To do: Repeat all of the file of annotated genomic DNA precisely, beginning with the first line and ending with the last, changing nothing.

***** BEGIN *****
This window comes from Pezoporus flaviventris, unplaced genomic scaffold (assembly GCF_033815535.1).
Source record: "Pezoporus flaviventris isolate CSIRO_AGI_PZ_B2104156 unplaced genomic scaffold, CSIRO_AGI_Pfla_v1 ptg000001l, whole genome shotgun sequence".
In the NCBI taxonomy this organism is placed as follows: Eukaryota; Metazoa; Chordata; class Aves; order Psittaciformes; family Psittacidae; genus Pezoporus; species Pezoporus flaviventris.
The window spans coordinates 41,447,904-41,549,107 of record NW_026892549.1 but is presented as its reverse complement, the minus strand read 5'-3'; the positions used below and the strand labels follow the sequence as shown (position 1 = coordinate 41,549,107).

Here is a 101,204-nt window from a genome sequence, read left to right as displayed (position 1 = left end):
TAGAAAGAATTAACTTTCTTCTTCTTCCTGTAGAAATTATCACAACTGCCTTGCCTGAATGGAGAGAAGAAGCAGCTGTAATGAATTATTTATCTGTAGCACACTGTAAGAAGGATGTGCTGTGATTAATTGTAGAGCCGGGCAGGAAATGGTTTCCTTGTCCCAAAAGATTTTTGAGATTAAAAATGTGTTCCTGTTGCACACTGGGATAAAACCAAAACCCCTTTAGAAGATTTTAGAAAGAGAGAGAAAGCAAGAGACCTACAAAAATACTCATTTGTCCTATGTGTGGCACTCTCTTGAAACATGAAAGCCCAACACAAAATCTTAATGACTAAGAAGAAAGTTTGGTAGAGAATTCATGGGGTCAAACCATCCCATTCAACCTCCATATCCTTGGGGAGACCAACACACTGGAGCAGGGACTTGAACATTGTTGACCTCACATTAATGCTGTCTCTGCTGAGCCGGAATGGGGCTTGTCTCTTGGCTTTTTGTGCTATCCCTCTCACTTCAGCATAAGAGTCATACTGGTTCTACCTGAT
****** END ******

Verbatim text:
This window comes from Pezoporus flaviventris, unplaced genomic scaffold (assembly GCF_033815535.1).
Source record: "Pezoporus flaviventris isolate CSIRO_AGI_PZ_B2104156 unplaced genomic scaffold, CSIRO_AGI_Pfla_v1 ptg000001l, whole genome shotgun sequence".
In the NCBI taxonomy this organism is placed as follows: Eukaryota; Metazoa; Chordata; class Aves; order Psittaciformes; family Psittacidae; genus Pezoporus; species Pezoporus flaviventris.
The window spans coordinates 41,447,904-41,549,107 of record NW_026892549.1 but is presented as its reverse complement, the minus strand read 5'-3'; the positions used below and the strand labels follow the sequence as shown (position 1 = coordinate 41,549,107).

Here is a 101,204-nt window from a genome sequence, read left to right as displayed (position 1 = left end):
TAGAAAGAATTAACTTTCTTCTTCTTCCTGTAGAAATTATCACAACTGCCTTGCCTGAATGGAGAGAAGAAGCAGCTGTAATGAATTATTTATCTGTAGCACACTGTAAGAAGGATGTGCTGTGATTAATTGTAGAGCCGGGCAGGAAATGGTTTCCTTGTCCCAAAAGATTTTTGAGATTAAAAATGTGTTCCTGTTGCACACTGGGATAAAACCAAAACCCCTTTAGAAGATTTTAGAAAGAGAGAGAAAGCAAGAGACCTACAAAAATACTCATTTGTCCTATGTGTGGCACTCTCTTGAAACATGAAAGCCCAACACAAAATCTTAATGACTAAGAAGAAAGTTTGGTAGAGAATTCATGGGGTCAAACCATCCCATTCAACCTCCATATCCTTGGGGAGACCAACACACTGGAGCAGGGACTTGAACATTGTTGACCTCACATTAATGCTGTCTCTGCTGAGCCGGAATGGGGCTTGTCTCTTGGCTTTTTGTGCTATCCCTCTCACTTCAGCATAAGAGTCATACTGGTTCTACCTGAT